If you have survived a trauma and are experiencing similar aftereffects, it is important to realize that you are not alone. In a book she wrote on rape, author Linda E. Ledray explains that PTSD “is a normal reaction seen in normal people who have been through a terrifying situation in which they could not control what was happening.”

Yet, calling PTSD normal doesn’t mean that every survivor of a trauma will develop it. Ledray notes: “A 1992 study found that, one week after a rape, 94 percent of the survivors evaluated met the criteria for PTSD and at twelve weeks 47 percent continue to do so. Fifty percent of the women seen at the Sexual Assault Resource Service in Minneapolis in 1993 met the criteria for PTSD one year after rape.”

Such statistics reveal that PTSD is common, far more common than most people realize. And all sorts of people are sufferers following many types of incidents. Authors Alexander C. McFarlane and Lars Weisaeth observe: “Recent studies have shown that traumatic events frequently happen to civilians during peacetime, as well as to soldiers and war victims, and that many survivors of such frequent events develop PTSD.” Even medical procedures or heart attacks have triggered PTSD in some individuals.

“PTSD has turned out to be a very common disorder,” explains the above-quoted author. They further say: A random survey of 1,245 American adolescents showed that 23 percent had been the victims of physical or sexual assaults, as well as witnesses of violence against others.

One out of five of the exposed adolescents developed PTSD. This suggests that approximately 1.07 million U.S. teenagers currently suffer from PTSD.” If the statistic is accurate, that means there are a lot of teenage sufferers in just one country! What can be done for such persons, as well as for the many millions of other sufferers worldwide?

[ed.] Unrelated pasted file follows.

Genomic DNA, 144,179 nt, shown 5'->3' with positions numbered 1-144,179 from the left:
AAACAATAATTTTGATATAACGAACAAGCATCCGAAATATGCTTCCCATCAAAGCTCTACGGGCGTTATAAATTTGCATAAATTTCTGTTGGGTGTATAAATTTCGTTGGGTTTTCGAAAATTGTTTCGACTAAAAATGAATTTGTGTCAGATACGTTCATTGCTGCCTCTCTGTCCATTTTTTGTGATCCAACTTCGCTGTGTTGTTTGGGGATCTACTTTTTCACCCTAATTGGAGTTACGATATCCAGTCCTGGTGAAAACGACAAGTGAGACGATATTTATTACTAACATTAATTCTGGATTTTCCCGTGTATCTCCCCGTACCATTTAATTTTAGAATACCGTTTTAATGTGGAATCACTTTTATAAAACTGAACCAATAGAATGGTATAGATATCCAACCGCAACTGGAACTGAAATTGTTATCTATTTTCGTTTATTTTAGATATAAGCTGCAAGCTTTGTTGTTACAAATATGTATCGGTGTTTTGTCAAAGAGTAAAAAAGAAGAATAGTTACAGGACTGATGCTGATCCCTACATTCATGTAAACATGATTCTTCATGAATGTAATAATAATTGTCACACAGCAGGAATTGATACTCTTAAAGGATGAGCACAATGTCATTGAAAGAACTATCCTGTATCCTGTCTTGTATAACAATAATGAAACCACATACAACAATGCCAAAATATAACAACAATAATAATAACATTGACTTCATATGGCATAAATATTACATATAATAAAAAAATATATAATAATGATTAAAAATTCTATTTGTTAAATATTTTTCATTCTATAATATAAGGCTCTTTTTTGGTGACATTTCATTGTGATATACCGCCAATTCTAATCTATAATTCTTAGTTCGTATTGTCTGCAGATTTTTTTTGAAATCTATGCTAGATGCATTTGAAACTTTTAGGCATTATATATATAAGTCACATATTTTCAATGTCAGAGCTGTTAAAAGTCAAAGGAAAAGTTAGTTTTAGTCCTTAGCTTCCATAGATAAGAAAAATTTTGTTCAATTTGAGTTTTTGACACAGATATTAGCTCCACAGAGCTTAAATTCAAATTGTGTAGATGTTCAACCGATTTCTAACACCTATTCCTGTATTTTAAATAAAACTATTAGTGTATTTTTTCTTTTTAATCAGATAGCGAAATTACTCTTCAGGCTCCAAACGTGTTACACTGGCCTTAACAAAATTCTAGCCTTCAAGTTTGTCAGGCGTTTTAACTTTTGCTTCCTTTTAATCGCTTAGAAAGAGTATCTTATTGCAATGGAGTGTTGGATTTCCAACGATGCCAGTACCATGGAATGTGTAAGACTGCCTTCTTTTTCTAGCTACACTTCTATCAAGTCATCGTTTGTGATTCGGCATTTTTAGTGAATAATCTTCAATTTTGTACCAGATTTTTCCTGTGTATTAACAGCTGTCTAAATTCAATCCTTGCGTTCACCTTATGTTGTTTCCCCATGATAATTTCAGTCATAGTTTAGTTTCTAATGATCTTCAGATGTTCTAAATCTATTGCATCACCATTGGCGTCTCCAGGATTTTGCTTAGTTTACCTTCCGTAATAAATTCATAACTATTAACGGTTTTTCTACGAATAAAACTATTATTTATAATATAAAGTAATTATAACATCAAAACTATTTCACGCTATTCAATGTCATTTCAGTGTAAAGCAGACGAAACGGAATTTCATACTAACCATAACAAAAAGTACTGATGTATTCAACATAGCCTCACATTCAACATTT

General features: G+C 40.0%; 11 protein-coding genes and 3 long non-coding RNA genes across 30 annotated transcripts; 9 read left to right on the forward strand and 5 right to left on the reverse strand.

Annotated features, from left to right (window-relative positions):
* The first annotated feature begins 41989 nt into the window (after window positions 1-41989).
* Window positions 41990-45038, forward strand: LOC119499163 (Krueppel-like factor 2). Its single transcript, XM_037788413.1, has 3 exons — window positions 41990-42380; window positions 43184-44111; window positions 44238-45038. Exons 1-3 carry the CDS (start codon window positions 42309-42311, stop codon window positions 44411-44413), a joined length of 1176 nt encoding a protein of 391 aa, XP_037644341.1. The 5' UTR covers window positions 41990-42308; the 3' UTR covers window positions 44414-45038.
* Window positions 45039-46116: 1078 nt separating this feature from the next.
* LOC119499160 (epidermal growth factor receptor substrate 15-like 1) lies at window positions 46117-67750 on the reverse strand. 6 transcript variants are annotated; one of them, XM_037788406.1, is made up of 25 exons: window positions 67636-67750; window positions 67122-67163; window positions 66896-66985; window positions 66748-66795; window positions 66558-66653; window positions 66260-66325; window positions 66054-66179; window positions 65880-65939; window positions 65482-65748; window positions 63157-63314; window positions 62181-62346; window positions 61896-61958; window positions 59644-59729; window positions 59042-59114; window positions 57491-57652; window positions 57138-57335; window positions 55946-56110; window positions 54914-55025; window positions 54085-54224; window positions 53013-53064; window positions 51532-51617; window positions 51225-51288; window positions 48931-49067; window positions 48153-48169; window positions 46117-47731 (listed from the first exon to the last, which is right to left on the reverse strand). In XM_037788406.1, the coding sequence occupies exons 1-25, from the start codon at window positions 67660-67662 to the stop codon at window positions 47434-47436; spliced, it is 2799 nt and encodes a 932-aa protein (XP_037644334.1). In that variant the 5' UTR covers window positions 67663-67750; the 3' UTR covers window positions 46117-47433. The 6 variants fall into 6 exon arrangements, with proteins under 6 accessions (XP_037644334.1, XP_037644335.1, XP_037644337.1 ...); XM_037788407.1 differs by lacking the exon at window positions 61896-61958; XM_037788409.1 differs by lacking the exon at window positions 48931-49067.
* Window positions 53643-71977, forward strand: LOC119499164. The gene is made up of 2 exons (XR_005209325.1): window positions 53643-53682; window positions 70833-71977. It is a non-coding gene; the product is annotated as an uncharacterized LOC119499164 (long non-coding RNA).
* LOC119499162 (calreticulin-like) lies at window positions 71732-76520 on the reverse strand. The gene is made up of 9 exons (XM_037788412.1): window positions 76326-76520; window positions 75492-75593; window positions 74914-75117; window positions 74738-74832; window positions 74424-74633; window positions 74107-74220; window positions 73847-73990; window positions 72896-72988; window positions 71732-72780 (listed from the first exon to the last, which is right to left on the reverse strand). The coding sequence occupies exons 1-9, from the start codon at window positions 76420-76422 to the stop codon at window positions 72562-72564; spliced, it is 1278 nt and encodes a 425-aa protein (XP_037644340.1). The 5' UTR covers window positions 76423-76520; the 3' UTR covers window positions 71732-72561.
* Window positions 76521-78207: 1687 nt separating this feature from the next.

WHAT CAN BE DONE?

If you believe that you or someone you know may suffer from PTSD, the following are some suggestions.
STRIVE TO MAINTAIN A SPIRITUAL PROGRAM.”I always attended the meetings at our local church, explains Lucy.

 If you have a loved one dealing with the horrible memory of some traumatic event, understand that he or she is not overreacting or deliberately being difficult. Because of emotional numbness, anxiety, or anger, he or she may not be able to respond as you would wish to the efforts you are making to be supportive.

 These include use of illicit drugs and overindulgence in alcoholic beverages. Although alcohol and drugs may give promise of temporary relief, they soon make matters worse. They usually contribute to isolation, rejection of the people who want to help, workaholism, uncontrolled anger, uncontrolled or overcontrolled eating, or other self-destructive behavior.

It may turn out that the sufferer doesn’t have PTSD, but if he or she does, effective therapies exist. If you are receiving professional help, be honest with that person and ask for help to overcome any of the above behaviors Remember: Physical wounds are often the first to heal, but people suffering from PTSD can be wounded in many ways in body, mind, and spirit.